Organic Chemistry Portal
Organic Chemistry Highlights

Monday, June 12, 2017
Douglass F. Taber
University of Delaware

Functional Group Protecting: The Li/Wang Synthesis of Ganocin B

Sobi Asako and Kazuhiko Takai of Okayama University deoxygenated the epoxide 1 to 2 (Adv. Synth. Catal. 2016, 358, 3966. DOI: 10.1002/adsc.201600840) with inversion of alkene geometry. With an alternative ligand, the deoxygenation proceeded with retention of alkene geometry. Xigeng Zhou of Fudan University used (Angew. Chem. Int. Ed. 2016, 55, 11485. DOI: 10.1002/anie.201605822) exchange with a sacrificial alkyne 4 to deprotect 3 to 5. Zhen Yang and Yong Huang of Peking University Shenzhen Graduate School effected (Angew. Chem. Int. Ed. 2016, 55, 14340. DOI: 10.1002/anie.201608974) the selective conversion of 6 to 7. Berit Olofsson of Stockholm University showed (Org. Lett. 2016, 18, 4234. DOI: 10.1021/acs.orglett.6b01975) that even a very congested alcohol 8 could be converted into the corresponding aryl ether 9 using a hypervalent iodine reagent. Alexandre Gagnon of the Université du Québec à Montréal found (Tetrahedron Lett. 2016, 57, 4284. DOI: 10.1016/j.tetlet.2016.08.021) that using a triarylbismuthine (not illustrated) a primary alcohol could be converted into the aryl ether in the presence of a secondary alcohol.

Munetaka Kunishima of Kanazawa University developed (Eur. J. Org. Chem. 2016, 4093. DOI: 10.1002/ejoc.201600663) the reagent 11 for the conversion of an alcohol 10 to the t-butyl ether 12. Acids were also converted to t-butyl esters. Robert H. Grubbs of Caltech protected (Org. Lett. 2016, 18, 5776. DOI: 10.1021/acs.orglett.6b01687) the diol 13 as the bridging silyl ether 15 using 14 with NaOH as the catalyst.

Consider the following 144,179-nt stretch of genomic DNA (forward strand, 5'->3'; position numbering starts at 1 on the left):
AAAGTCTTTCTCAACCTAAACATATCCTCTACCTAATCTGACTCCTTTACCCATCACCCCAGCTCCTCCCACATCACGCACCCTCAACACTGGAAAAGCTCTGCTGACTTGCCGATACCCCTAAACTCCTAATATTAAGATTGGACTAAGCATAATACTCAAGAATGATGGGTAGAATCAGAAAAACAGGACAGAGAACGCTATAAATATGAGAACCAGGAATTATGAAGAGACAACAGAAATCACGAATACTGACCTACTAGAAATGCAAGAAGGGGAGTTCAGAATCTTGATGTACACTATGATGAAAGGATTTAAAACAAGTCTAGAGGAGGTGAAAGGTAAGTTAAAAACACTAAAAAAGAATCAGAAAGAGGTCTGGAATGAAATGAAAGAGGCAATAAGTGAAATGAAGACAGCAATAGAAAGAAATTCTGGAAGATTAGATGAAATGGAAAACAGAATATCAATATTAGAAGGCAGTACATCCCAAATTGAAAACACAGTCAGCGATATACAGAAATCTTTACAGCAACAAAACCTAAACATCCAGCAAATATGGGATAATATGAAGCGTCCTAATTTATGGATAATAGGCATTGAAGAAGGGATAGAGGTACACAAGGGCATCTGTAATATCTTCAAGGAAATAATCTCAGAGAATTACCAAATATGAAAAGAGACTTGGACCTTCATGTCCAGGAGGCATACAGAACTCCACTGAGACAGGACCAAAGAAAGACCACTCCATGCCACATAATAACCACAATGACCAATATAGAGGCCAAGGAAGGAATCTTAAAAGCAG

Methyl ethers are notoriously robust. Zhong-jun Li of the Peking University Health Science Center devised (Tetrahedron 2016, 72, 5699. DOI: 10.1016/j.tet.2016.07.081) a protocol for the conversion of 16 to 17. Raul SanMartin and Esther Domínguez of the University of the Basque Country established (Adv. Synth. Catal. 2016, 358, 3307. DOI: 10.1002/adsc.201600593) conditions for the oxidative deprotection of benzyl ether 18 to 19.

Eelco Ruijter and Romano V. A. Orru of the Vrije Universiteit Amsterdam observed (Org. Lett. 2016, 18, 3562. DOI: 10.1021/acs.orglett.6b01481) that trityl isontrile could serve as the donor for the conversion of the aldehyde 20 to the protected cyanohydrin 21. Sung Yun Yang of Chungnam National University and Ji-Woong Park of the Gwangju Institute of Science and Technology showed (Angew. Chem. Int. Ed. 2016, 55, 11495. DOI: 10.1002/anie.201605609) that lipase loaded onto a nanoporous covalent framework film maintained indefinitely its activity for the conversion of 22 to 23. Marcin K. Chmielewski of the Polish Academy of Sciences demonstrated (Org. Lett. 2016, 18, 3230. DOI: 10.1021/acs.orglett.6b01475) that the ester 24 was deprotected to the acid 25 on gentle warming under neutral conditions. Professor Kuneshima also developed (Chem. Eur. J. 2016, 22, 14042. DOI: 10.1002/chem.201603120) the reagent 27 for the conversion of an amide 26 to the benzyl ester 28.

Ganocin B (31), isolated from the fruiting bodies of the fungus Ganoderma cochlear, showed anti-AChE activity. En route to 31, Qingjiang Li and Honggen Wang of Sun Yat-sen University effected (Org. Biomol. Chem. 2016, 14, 10362. DOI: 10.1039/C6OB02049F) the selective deactylation of 29 to 30.

D. F. Taber, Org. Chem. Highlights 2017, June 12.